Monday, August 5, 2019

Did You Pronounce This Pot-Purry?

The taste of summer
Believe it or not, we are in a brief moment of my life when I have not much to overshare on the internet. (Hello, July!) I am happy, age-appropriately healthy, and my children are not doing much to inspire me to violate their privacy in a way that would attract the attention of Cambridge Analytica*. My time is being occupied by (badly) accompanying the local community theatre's latest production, and by (badly) sewing up some curtains for the spare bedroom's facelift. Neither of these is going well enough for me to blog, which is amazing since I blogged my heart attack so apparently that was going well.

But when I have a dearth of recent observations, I tend to turn for inspiration to whatever is on my phone's photo file. They could be filed in the category I pronounced as Pot-Purry before I started watching Jeopardy and became educated.

Here, in no particular order, are the things that have caused me to pull out my trusty iCamera:

1. Caprese salad, which is seen above. Oh, my, heavens. I do not even calculate the WW (the lifesaving organization formerly known as Weight Watcher) points for this magical melding of mozzarella, farmer's market tomatoes, and local basil. It is the taste of summer, and even Weight Watchers WW cannot deny me summer.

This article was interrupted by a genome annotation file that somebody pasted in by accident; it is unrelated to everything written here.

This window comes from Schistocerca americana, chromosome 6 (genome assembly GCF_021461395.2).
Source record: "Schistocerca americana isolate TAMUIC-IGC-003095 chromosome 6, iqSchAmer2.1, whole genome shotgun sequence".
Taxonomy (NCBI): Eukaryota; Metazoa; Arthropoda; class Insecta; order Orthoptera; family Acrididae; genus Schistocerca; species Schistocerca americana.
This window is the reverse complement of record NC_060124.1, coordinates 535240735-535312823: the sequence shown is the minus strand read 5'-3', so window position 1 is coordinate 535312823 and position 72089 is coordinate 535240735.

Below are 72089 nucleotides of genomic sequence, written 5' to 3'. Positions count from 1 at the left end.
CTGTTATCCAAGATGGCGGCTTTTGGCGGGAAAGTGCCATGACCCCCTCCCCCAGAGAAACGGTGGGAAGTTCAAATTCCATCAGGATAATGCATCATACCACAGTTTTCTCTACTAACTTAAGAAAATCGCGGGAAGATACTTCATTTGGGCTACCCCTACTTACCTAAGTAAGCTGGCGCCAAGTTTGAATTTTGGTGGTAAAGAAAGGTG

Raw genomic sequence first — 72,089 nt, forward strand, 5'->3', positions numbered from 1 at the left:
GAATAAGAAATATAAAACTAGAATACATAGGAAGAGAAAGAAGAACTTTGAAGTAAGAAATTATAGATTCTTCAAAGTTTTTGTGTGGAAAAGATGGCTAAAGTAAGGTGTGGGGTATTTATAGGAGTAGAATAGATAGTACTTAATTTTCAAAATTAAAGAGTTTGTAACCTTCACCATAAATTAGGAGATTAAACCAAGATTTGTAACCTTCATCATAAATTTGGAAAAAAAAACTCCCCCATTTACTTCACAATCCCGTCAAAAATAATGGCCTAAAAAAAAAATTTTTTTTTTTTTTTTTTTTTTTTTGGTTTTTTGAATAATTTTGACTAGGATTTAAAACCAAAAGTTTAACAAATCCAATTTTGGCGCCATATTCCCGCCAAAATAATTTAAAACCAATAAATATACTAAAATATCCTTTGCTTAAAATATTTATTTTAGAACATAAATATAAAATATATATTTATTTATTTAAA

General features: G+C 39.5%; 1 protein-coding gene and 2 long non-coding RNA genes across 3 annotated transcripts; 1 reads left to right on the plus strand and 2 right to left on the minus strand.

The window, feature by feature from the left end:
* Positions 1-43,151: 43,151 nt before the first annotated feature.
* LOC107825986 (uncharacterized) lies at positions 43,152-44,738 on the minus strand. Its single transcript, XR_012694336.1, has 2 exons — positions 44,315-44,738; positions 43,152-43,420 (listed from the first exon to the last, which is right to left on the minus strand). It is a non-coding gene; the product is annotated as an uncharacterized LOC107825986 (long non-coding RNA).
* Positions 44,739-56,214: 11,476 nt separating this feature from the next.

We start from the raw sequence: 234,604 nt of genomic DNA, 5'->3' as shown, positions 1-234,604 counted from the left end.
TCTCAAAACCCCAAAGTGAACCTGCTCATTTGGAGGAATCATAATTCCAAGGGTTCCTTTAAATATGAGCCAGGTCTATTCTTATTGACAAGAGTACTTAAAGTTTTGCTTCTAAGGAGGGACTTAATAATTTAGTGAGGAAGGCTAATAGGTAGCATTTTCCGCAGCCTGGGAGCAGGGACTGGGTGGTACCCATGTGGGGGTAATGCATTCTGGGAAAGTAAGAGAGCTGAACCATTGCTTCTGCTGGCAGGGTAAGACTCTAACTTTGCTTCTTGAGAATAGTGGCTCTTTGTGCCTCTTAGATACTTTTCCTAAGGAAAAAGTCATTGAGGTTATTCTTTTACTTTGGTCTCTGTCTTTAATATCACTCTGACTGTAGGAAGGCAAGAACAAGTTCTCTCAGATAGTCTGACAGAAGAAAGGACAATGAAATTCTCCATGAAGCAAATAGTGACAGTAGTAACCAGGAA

Adorable August
2. Every year my Much Older Sister's Christmas gift to her siblings is a calendar that features vintage and current pictures of our extended family. I love this gift more than you can imagine but as I turned the page to August this week I was struck by three features of this picture taken in front of the family home when we were 13, 12, 8, 4, and 2 years old respectively. First, I was quite sure in that moment in my life that I was destined to be the Fat Lady In The Circus. My self-image was that I was grossly obese, even though looking at this picture I realize I was a perfectly average size. Hmmm. Booo, Teen magazine. Second, just how stylin' were my younger brothers? Hubba-hubba bubbas, for sure. That spiffy plaid jacket was especially fetchin'. Finally, the cute centerpiece of this is now the the world's most beautiful grandmother. How did we ever get to be old enough for me to make that statement?

3. Finally, since I'm now retired I'm kinda-sorta looking for ways to earn yarn money, which is the money I would spend on yarn if it did not seem such a frivolous use of retirement funds. This job search isn't serious, but I did take an online aptitude test to see if maybe I'm overlooking potential opportunities. And because the internet does not lie, I now know that the way I will be earning my yarn money is as a (drumroll, please) SINGER. Yes. The internet does not lie, but it apparently is tone deaf, because no. And if I move to my second choice of new careers, that would be as an athletic agent. Hahahahaha! Internet, you stupid.